The United Nations Warns People In Ethiopia's Tigray Region Face Famine
STEVE INSKEEP, HOST:
The United Nations is warning of famine in the Tigray region of Ethiopia. A mother and a newborn weighing just 1.7 pounds died from hunger at a health center last week. The government is accused of refusing to allow food and medical supplies and fuel from getting into this region, all of which is happening in a place that's in a civil war with the central government. The AP's East Africa reporter Cara Anna is in Nairobi and covering this story. Welcome.
CARA ANNA: Hi. Thank you for speaking with me.
INSKEEP: As best you can determine, why is sufficient food not reaching that region?
ANNA: This war has gone on for almost a year, but there was a significant reversal in June when the Tigray fighters retook most of the region. At that point, Ethiopia sort of withdrew their soldiers and declared what they called a humanitarian cease-fire. However, what we found is that it's far from the case. Actually, the region is now cut off more than ever from the world, and that includes - and this worries humanitarian workers and others - very, very little - almost no humanitarian aid is now getting in - no medical supplies at least for the past month, no fuel for the past month, and then food warehouses are going empty. And this is because, you know, people say Ethiopia's government is just scared that this aid - instead of going to civilians, it'll go to the Tigray fighters. And people are now dying because of it.
INSKEEP: Is there evidence that the Ethiopian military is effectively trying to starve the rebels out, then?
ANNA: That's - actually, what people are saying is this is less a military decision, but a decision by Ethiopia's government, its senior leadership. Just the concerns that they - you know, they just don't want anything, to the extent that even humanitarian workers who are boarding these rare flights to the region, they're giving this - they are given this list of things that they are not allowed to bring, including personal medication, multivitamins, things like nail clippers. And that sort of - to us, we included that in the story because that really demonstrated the level - you know, just the concern that - of getting anything to these fighters. However, you have millions of civilians who are now being affected. They are going hungry.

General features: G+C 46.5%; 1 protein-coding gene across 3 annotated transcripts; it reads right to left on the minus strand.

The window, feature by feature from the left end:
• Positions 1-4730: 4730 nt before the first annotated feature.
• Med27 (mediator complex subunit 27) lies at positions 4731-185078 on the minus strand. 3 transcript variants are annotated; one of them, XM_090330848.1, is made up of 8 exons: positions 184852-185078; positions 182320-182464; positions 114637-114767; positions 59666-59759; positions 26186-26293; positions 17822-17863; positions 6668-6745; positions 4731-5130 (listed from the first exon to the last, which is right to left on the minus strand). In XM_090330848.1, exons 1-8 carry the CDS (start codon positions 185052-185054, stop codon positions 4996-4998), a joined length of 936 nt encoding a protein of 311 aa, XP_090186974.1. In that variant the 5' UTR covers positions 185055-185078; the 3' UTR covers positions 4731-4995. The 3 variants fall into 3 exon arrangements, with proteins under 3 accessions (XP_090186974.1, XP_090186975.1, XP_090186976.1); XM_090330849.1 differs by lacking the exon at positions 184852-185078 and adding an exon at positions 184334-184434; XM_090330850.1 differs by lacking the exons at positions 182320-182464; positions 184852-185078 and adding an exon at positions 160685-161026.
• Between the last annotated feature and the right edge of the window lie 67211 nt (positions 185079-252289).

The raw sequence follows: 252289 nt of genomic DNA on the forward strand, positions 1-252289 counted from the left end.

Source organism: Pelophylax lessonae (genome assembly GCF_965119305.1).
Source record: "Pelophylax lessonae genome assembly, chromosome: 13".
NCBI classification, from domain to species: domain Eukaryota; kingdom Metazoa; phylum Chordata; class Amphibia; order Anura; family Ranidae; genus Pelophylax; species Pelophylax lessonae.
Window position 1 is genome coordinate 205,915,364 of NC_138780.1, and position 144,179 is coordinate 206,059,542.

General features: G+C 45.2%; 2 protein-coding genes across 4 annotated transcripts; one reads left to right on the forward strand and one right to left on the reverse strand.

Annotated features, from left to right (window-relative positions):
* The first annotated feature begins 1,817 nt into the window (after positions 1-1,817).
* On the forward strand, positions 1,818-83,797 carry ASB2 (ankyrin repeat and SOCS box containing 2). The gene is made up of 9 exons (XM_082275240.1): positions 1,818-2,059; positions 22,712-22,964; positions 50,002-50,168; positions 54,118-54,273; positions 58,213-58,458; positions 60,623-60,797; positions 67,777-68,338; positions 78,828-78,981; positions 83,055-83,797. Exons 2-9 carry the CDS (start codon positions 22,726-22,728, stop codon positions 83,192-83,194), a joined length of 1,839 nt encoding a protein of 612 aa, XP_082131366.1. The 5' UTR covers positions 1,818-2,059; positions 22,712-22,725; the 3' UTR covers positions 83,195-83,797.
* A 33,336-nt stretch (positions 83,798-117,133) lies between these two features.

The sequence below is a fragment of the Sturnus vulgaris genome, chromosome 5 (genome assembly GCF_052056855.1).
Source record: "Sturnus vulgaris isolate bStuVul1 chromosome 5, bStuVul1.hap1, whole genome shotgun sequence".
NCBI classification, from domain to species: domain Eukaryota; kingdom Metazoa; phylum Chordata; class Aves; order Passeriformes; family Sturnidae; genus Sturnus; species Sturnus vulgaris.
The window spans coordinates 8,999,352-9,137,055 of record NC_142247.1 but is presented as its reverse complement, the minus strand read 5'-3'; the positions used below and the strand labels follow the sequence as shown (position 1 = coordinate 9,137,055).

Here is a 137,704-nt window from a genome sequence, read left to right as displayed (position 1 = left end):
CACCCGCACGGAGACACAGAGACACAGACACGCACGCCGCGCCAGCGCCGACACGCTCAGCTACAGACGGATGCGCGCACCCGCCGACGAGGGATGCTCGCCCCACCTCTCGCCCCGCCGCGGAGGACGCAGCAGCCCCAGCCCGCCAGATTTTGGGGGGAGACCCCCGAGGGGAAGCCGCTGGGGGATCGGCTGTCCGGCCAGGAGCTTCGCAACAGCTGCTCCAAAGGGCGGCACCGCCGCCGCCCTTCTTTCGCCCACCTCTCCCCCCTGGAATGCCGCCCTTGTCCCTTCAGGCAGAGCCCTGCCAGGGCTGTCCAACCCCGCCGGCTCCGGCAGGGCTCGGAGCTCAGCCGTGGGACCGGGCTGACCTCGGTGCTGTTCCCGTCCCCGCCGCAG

INSKEEP: When those aid workers come back out, what kinds of stories do they tell?
ANNA: We have spoken to people who are describing just - the effects of this include such things as - you know, latrines in crowded displacement camps are overflowing because cash is gone. You know, banking services are cut off. People can't bring much cash to the region, so they can't pay people to just simply clean toilets. And, of course, that, you know, can greatly, you know, increase the - people could be getting sick in these camps because of that. Sanitation is going down. Because food is running out, people are having to rely increasingly on local communities who can barely afford to feed themselves at this point. These are just some of the things that we're starting to hear.
INSKEEP: I'm glad that you mentioned displacement camps. There are plenty of people who have been displaced by this year of fighting. Are people, at this point, able to flee the region entirely?
ANNA: I would say that's increasingly difficult. You saw people early in the war - thousands - about 60,000 - go into neighboring Sudan. But now that way is essentially blocked off by - you know, by fighters of various kinds. So it's increasingly difficult just to leave. And so what you have is - you have this large diaspora around the world, especially in the United States, who are saying that for weeks and even months, they have no idea what's happened to their families. They don't know if they are alive or dead. And in some cases, you know, this weight and this worry has gone on for nearly a year.
INSKEEP: You know, a lot of times in conflict zones anymore, we get lots of information from people's phones. People will send out videos. People will call out. Is that not happening as much here?
ANNA: Well, telecommunications are cut off, and there's a - very, very little internet access. So at the moment, the Tigray region is sort of just this black hole more than ever.
INSKEEP: Cara Anna of The Associated Press. Thanks for your reporting. Really appreciate it.
ANNA: Thank you. Transcript provided by NPR, Copyright NPR.